My brother and I had not spoken to each for about 5 years. All due to an argument that his girlfriend caused. She single-handedly alienated my entire family and my brother. It wasn't until years later when I was officiating at my nephew's wedding that my brother and I spoke again. I told him that I would forgive him for what he put our family through but not forget. It was soon after, that COVID-19 reared its ugly head. It started a pandemic that the world had never seen before. It claimed millions of victims by the time the virus showed any signs of subsiding. Little did we know that one of the victims would be my brother. My brother had been diagnosed with some type of blood disorder that his doctor's claimed would take his life in two years. That was eight years ago. My brother, Joe, had surpassed his “death date” as he called it. He beat those odds only to succumb to COVID-19. It started as just a cough but being a longtime smoker he didn't pay much attention to it. Joe started to exhibit other symptoms besides the cough. Muscle aches, fatigue and vomiting is what made him decide to go to the doctor and be tested. The results were in and although my brother did not get the answer from the doctor that he was hoping for he was prepared for the worst. He was put in quarantine for the next two weeks. His health began to deteriorate as time went on. It was decided that it was in my brother‘s best interest to be sent to another hospital for physical rehab. COVID-19 had weakened him to the point of needing help walking, feeding himself and dressing himself. Many things that most people take for granted. Our entire family helped as much as we could. We all knew that we were ignoring the inevitable, especially when he was moved from the physical rehab hospital to the hospice. They didn't know how much longer he had but they wanted him to be comfortable. It was bad enough that when he was under quarantine nobody was permitted to see him but it was even harder when he was in the hospice. In his weakened state the visits had to be short in order for Joe to get as much rest as possible. To be honest, I preferred the limited visits. It was devastating to see my big brother just wasting away. During this ordeal my brother and I talked. Rather, he talked and I listened. It seemed to me that all he wanted was an ear to bend and a sympathetic heart. I asked him how he felt about knowing that he's going to be dying soon. I expected him to be upset or frustrated. Angry, sad, something. Somehow he was fine with it. He knew it was coming sooner or later and he told me that he didn't have any regrets. There was nothing that he needed to do. Everything he wanted to do in life he did. Joe saw his kids grow up and have their own children, his grandchildren. He got a chance to see his grandchildren grow up and have their children, his great grandchildren. What he said is true. Not too many people get to be around when their great grandchildren are born. I doubted that he was okay with all this going on but the more he and I spoke the more I knew he was being totally honest about how he felt. The only thing he was saddened about was that he wasn't sure if he would be alive to see his youngest daughter, his baby girl, have her first child. Unfortunately, he passed away about two weeks before his last grandchild was born. His last granddaughter, Ava Delilah. Growing up I saw my brother as a certain type of person. A troublemaker, opinionated, arrogant plus a few other choice words. During our many conversations I got to know Joe, the person, not Joe, my brother. I began to understand why he did and said many things while we were growing up. I had truly misjudged him and for that I apologized to him. My brother was very spiritual and believed that everyone had a Guardian Angel. He believed that his was with “El Indio” which translates to “The Indian”. “El Indio”was his Guardian Angel and was to be his guide once he passed. During our conversations I kept thinking about “El Indio” and what it meant to my brother so I decided to draw a picture for him. He was gone before I got a chance to give it to him. At his wake I went up to the casket to pay my respects. I put the picture in the casket with Joe and told him that he now has his guide to show the way. At my nephew's wedding I told my brother that I would forgive him for what he did to the family but not forget. After getting to know my brother with all our talks I got to know the real person. The reasoning behind all his actions are somewhat clear to me although not everything but it was enough to have closure and move on. It was time, to forgive and forget and I'm glad I did it before it was too late. Love you big brother, R.I.P.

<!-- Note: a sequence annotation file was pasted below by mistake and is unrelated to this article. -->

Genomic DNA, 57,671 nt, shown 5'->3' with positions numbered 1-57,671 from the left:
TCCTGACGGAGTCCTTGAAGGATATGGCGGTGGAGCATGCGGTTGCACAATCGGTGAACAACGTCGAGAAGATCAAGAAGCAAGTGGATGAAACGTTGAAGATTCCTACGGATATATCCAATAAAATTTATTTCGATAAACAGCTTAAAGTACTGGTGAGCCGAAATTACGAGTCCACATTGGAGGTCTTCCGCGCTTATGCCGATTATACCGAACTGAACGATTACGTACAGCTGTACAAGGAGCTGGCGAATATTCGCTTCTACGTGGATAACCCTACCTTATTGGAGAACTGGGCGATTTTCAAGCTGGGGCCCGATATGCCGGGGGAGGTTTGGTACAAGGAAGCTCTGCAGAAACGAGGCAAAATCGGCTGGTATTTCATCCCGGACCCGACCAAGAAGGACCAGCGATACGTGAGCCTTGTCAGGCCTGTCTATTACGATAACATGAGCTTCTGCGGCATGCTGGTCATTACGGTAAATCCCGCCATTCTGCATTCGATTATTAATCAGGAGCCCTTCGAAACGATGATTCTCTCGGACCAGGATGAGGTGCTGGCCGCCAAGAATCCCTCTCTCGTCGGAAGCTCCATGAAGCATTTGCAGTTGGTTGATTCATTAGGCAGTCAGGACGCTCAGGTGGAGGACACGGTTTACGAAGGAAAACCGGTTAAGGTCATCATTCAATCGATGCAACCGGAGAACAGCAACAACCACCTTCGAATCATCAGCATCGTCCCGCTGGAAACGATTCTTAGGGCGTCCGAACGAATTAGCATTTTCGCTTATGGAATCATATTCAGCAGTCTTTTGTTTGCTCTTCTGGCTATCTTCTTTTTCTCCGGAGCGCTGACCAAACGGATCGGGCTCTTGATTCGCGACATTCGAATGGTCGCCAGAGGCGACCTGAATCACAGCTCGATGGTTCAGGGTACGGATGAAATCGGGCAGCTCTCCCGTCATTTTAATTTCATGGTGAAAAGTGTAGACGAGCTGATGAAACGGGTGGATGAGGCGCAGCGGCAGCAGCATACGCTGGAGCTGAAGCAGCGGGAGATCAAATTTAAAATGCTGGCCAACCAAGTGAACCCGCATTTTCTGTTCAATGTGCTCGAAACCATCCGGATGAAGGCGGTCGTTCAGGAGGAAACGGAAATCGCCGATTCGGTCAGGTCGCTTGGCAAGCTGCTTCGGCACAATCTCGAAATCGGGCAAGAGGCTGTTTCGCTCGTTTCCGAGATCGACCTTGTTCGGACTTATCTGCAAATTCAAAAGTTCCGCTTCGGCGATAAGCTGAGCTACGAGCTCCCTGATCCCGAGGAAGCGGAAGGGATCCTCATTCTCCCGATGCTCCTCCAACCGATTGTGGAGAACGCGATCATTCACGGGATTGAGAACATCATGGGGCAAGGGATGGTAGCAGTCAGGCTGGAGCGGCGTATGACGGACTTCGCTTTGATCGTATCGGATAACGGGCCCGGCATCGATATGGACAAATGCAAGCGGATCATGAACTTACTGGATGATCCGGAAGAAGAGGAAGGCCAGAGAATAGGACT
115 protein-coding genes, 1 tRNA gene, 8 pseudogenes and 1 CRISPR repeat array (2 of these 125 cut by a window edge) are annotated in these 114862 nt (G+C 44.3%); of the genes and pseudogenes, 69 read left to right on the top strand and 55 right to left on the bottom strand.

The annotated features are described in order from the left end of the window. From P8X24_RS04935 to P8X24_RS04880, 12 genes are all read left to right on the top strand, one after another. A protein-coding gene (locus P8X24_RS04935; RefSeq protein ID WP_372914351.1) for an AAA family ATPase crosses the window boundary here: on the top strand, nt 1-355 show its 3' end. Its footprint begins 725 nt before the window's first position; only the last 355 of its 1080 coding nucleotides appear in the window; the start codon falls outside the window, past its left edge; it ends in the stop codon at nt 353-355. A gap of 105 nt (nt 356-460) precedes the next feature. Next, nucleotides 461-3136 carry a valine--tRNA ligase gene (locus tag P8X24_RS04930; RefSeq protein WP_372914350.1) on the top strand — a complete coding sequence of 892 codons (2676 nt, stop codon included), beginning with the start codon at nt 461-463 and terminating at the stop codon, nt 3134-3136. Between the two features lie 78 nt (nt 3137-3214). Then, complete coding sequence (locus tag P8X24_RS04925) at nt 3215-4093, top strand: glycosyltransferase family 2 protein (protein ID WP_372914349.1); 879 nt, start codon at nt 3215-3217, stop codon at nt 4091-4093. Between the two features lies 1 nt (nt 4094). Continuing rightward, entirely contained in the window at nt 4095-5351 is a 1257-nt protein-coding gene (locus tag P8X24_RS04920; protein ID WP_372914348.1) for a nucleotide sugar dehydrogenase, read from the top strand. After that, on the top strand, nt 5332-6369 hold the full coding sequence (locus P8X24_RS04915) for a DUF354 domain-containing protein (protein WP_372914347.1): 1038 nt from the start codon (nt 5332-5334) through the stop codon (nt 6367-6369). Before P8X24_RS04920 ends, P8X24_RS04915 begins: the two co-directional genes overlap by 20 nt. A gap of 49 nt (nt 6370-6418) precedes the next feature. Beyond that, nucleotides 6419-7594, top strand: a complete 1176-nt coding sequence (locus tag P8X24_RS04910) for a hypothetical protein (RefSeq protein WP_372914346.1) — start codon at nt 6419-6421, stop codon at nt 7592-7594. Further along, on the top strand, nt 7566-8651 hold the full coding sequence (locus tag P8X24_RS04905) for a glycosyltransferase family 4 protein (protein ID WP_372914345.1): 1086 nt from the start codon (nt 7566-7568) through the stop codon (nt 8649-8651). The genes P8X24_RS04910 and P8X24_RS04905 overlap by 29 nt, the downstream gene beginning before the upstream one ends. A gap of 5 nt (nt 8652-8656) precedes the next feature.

THE LOCKDOWN A sense of accomplishment was all I could feel as I stood across the window looking out over the city, but this euphoric sensation wasn't one to last. The ringing of my alarm set on the table across the room from me made sure of that. I had placed the alarm as far from me as possible so I would not have put if off since it was within an arm's length. It was already mid semester and time to get serious with my studies, especially with my lecturers reminding us that tests were around the corner. But today, none of that mattered, not the tests or the exams that usually came immediately afterwards, all that mattered was the news of a pandemic, the Covid-19 virus. The day before, when we all received news about the Federal government's decision to shut down all schools in the country was probably the first time, I took the covid-19 virus seriously. Calling friends in affected but distant countries always seemed to make the virus unreal. Receiving numerous calls from my parents made it all the more real. And that was how I sought my way home the next day. Unlike most of my friends, going home was not a problem as my family lived in the same state. Some students, however, lived in other states and had to travel long distances to get home. News of shutting down inter state borders caused in a tremendous increase in traveling costs. Some students, who couldn't travel under such short notice had to find alternative sources of accommodation. The first month at home was spent studying, in the hopes that school would soon resume. In time, I realized it wasn't going to resume anytime soon, at least not with the number of cases of the virus increasing in arithmetic progression across the entire country. More news about the virus flooded the screens of our television, fueling the fear that now engulfed us all. With the pending news of total lockdown in the state, my mother made lists of all the food stuffs we needed and sought about purchasing them all despite the inflated prices. As news of safety measures to stay safe came, so did false information often leading to confusion as to which was true. News of the virus seemed like a political propaganda to some, to others it seemed not as serious as it was made to be, but to a select few it was quite a serious matter. My family was one of those that considered it a serious matter, we never went out unless we really needed to and coming home was immediately followed by hand washing, the use of hand sanitizer and a bath. By the second month, the state has been totally locked down, dashing my hopes that school would resume by the end of the first month. By now reading books relating to academics was a distant dream, but I spent a lot of time reading novels and poems to pass time. Social media challenges were trending and watching them was fun, although I never tried any. With less novels to read, I had to find other ways to kill time, so I picked up an old hobby. Drawing family members and friends was more fun than I anticipated. Often I didn't quite get them right, but I kept practicing. Online classes were also trending, so I took up a Spanish class online. Spending more hours of my day online than I was used to took up a lot more of my data subscriptions than I anticipated. I had to cut down on my online activities. So, I got more free time and had to find new ways to spend them. After a week's worth of begging, my brother and I convinced our father to teach us to drive. We practiced along the now empty streets and it seemed like more learners were taking this opportunity too. With time, we got better but not after giving the old car a few scratches here and there. On one occasion, my brother almost hit a car in front of it while I almost drove in to a ditch once but with time we got better. After a while, I had built a routine that kept me busy. First I would go out early in the morning to practice driving with my brother, then when I got home I would practice my Spanish, read novels and draw. Between all these, watching movies was always squeezed in between. I had almost completely adapted to a life at home. Being a student was now a distant memory I often reminisced about. On one of those moments of nostalgia, my phone called me back from the land of wandering thoughts. At first, it was nice hearing an old friend's voice, but the fear I sensed soon made me worry. Apparently he was experiencing some symptoms of the corona virus after traveling to one of the states where the pandemic was more prevalent. He talked about his plans to get tested while I encouraged him not to worry and wait patiently to get his test result before jumping to conclusions. Calming him down took awhile but it eventually worked. After the call ended, his words kept coming back to me, “I don't want to die.” I realized so many people had died from the virus and I couldn't help but be thankful for my life and that of my family.